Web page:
The financial resources required to raise a child played a big part in my decision. At http://www.bankrate.com/brm/calc/raiseChild.asp, it is estimated that raising a child can cost over $190,000 in his or her first eighteen years of life. To me, this figure seems staggering. For now, I live with my parents, but, someday, I will need around-the-clock attendant care. This is just my opinion, but I feel like there will be enough future expenses for me to have to contend with, without the added financial strain of bringing a child into the equation.
According to www.disabledparents.net, my choice is an increasingly outdated and unpopular one. A statistic on their website indicates that, in this country, nearly eight million families include at least one parent that has a disability. This is an encouraging figure, indicative of just how far disabled women have come. Still, those who want to raise families have farther to go.
A 2000 paper from the New Jersey State Council on Developmental Disabilities makes the point that society still has a hard time seeing disabled women as mothers. Those who hope to become adoptive parents are often turned down by adoption agencies, and parenting classes for pregnant women often fail to take the needs of disabled women into account. To some extent, gynecologists buy in to this misperception, as well. The article also states that disabled women receive fewer pelvic exams than their ambulatory counterparts. Three reasons are cited for this fact: accessibility issues concerning the examining table, the lack of physician knowledge about disability, and the false assumption that disabled women aren’t sexually active.
As frustrating as this seems, things could be worse. A 2001 French law says that it is legal for disabled people to sue their mothers’ doctors if the mothers were never advised that they could get an abortion. What kind of message does this send to disabled people and their parents? It’s horribly offensive, and even frightening, to think that, if a baby doesn’t happen to meet some unrealistic standard of “perfection,” there are places in the world where such shortcomings make it acceptable for the child to be killed.
If the medical and legal communities of the world are permitted to be so shortsighted, what hopes does society have of accepting disabled women into the role of motherhood? While doing research for this piece, I read many stories of pregnant disabled women. In a number of them, when the woman shared the joyful news of her pregnancy with others, she was advised to get psychological counseling. According to http://www.infoplease.com/dictionary/pregnant, the word is defined, in part, as: having a baby developing in the body. I certainly don’t see anything in the definition that qualifies it as a telltale sign of mental illness.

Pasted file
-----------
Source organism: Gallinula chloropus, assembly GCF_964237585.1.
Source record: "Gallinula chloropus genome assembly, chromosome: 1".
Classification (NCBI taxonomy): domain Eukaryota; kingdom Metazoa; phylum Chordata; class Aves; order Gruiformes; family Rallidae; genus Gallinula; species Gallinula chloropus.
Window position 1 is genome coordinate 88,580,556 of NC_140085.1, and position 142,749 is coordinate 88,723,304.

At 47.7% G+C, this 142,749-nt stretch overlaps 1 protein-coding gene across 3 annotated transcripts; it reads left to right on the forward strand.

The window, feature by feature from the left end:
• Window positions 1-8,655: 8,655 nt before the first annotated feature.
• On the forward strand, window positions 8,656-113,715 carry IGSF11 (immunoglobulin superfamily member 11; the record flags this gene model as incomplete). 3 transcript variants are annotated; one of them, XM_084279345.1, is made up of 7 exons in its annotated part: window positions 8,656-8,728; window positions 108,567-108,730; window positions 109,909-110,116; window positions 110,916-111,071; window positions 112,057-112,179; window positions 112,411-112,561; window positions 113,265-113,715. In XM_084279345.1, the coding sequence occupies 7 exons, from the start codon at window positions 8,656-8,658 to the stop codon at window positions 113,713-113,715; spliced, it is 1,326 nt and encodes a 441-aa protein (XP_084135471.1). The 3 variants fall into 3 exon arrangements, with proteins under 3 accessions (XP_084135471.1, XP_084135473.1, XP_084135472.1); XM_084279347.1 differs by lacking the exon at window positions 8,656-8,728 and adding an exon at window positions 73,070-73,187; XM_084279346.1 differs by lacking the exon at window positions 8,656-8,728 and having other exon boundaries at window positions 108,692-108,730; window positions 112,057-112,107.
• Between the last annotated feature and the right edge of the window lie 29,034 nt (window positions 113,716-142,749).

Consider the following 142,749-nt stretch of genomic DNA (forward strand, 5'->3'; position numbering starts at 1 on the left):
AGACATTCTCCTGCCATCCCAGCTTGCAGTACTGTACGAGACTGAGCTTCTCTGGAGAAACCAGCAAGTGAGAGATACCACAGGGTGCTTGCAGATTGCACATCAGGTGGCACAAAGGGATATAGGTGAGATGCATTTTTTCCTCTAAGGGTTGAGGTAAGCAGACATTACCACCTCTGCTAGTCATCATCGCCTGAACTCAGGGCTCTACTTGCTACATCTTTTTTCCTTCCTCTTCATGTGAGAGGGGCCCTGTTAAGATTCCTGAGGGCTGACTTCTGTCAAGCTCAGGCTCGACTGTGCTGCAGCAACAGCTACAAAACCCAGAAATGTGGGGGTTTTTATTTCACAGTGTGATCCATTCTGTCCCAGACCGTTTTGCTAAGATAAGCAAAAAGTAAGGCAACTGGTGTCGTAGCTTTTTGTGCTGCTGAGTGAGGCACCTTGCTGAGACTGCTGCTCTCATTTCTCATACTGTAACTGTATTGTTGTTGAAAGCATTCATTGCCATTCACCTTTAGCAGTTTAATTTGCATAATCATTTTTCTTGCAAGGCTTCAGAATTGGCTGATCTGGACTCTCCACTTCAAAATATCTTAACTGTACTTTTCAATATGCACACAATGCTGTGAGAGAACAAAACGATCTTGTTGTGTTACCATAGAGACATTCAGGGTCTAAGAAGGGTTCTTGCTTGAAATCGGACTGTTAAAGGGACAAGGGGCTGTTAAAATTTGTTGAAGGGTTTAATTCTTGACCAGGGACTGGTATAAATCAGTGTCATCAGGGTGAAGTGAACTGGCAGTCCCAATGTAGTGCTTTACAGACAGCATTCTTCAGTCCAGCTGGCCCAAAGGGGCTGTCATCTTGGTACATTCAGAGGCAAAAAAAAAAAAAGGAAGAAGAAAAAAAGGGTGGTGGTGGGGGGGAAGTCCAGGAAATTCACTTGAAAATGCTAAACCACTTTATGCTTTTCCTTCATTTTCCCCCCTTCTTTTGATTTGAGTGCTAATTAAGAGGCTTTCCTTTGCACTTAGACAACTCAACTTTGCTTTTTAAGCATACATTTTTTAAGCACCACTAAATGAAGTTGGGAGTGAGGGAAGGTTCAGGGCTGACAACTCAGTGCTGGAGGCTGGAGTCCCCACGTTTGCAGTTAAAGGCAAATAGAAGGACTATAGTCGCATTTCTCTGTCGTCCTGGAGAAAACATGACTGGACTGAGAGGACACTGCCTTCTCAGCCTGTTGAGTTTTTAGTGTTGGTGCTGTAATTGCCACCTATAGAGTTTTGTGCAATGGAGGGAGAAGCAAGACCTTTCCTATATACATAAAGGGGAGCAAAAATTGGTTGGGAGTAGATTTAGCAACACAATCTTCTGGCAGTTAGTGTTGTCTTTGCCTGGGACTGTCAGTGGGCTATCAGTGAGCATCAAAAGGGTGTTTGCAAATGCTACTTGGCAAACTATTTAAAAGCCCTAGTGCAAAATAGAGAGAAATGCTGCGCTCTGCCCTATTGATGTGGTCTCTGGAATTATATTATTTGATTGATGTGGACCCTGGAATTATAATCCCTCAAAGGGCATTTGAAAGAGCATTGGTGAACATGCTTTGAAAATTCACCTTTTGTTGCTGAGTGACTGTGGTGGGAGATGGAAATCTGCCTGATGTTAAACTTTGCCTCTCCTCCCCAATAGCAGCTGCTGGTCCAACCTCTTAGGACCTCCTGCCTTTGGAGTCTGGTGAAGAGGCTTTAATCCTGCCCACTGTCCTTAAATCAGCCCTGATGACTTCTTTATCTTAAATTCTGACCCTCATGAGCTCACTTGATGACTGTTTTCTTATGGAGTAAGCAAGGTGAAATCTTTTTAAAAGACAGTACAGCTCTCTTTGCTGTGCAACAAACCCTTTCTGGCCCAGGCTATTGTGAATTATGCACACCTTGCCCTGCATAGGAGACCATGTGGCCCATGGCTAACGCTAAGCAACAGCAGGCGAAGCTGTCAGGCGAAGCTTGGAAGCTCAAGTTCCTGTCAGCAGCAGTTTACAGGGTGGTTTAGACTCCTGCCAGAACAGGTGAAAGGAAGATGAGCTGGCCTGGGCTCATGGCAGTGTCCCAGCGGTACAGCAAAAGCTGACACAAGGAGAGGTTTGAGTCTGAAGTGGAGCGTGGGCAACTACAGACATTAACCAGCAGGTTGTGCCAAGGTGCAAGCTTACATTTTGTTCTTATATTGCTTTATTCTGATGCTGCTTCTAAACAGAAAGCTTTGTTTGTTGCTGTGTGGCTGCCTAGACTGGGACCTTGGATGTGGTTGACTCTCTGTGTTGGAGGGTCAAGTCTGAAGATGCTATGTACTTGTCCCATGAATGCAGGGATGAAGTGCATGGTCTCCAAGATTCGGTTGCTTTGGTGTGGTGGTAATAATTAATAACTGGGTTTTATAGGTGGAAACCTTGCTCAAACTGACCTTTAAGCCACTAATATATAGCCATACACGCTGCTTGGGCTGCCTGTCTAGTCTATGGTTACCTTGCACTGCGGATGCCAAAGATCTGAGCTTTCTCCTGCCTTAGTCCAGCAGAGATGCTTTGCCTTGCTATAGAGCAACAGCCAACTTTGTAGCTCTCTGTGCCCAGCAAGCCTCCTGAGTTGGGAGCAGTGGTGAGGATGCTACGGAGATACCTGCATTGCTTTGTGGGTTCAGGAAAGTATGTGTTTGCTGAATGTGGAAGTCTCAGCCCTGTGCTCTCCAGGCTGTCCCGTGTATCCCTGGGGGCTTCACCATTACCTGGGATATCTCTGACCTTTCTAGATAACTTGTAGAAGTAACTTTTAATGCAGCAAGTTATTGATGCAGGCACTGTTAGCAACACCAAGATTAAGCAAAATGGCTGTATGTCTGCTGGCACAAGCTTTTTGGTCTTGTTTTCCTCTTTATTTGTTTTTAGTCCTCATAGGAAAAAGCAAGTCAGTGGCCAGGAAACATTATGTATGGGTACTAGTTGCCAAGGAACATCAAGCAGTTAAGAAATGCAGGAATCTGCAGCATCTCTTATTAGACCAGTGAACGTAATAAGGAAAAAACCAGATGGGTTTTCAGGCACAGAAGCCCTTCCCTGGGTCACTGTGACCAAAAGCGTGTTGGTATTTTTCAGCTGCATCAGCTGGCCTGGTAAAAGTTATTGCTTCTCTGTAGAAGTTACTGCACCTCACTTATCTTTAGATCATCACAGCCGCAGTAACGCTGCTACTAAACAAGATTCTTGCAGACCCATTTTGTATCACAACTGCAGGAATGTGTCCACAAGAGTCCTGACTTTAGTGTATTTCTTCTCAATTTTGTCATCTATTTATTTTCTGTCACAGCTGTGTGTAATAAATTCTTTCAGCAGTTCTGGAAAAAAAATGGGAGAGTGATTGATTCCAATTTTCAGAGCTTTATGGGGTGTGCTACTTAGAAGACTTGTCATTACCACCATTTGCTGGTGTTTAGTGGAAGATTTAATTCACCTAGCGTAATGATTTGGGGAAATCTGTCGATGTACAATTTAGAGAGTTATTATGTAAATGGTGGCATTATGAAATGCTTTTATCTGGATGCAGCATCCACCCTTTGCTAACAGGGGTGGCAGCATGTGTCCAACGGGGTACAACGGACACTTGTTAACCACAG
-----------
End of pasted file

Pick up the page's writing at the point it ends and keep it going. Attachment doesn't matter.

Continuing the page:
Canada’s Parenting with a Disability Network, and other similar organizations, represent the antithesis of such tragically narrow thinking. Helpful in its comprehensive nature, the network offers a wide variety of services to disabled parents, including: employment information, peer support, attendant services and independent living skills training. On the website, Canadian residents are invited to email email@example.com for membership information.
In the United States, a California organization called Through the Looking Glass http://lookingglass.org/index.php hopes to empower disabled parents with ongoing research projects, adaptive baby care equipment, and professional training, among other things.
Even though I’ve made the choice not to have children of my own, I consider myself three times blessed. On April 5, 1999, my nephew, Nicholas, was born, followed exactly two years later by his brother, Alix. Then, on April 27, 2004, my niece, Madison, came into the world.
Biologically, these children aren’t mine, but I love them as much as if they were. It is often said that parenthood makes people less selfish, and allows them to see things from another perspective. Becoming an aunt has done the same thing for me. Every time I look at them, I get a glimpse of the world through their eyes, and once again marvel at its beauty and wonder. As only children can, they’ve shown me the power of unconditional love, and proven to me that I don’t have to be a mother to receive it. I’ll carry that gift with me for the rest of my life.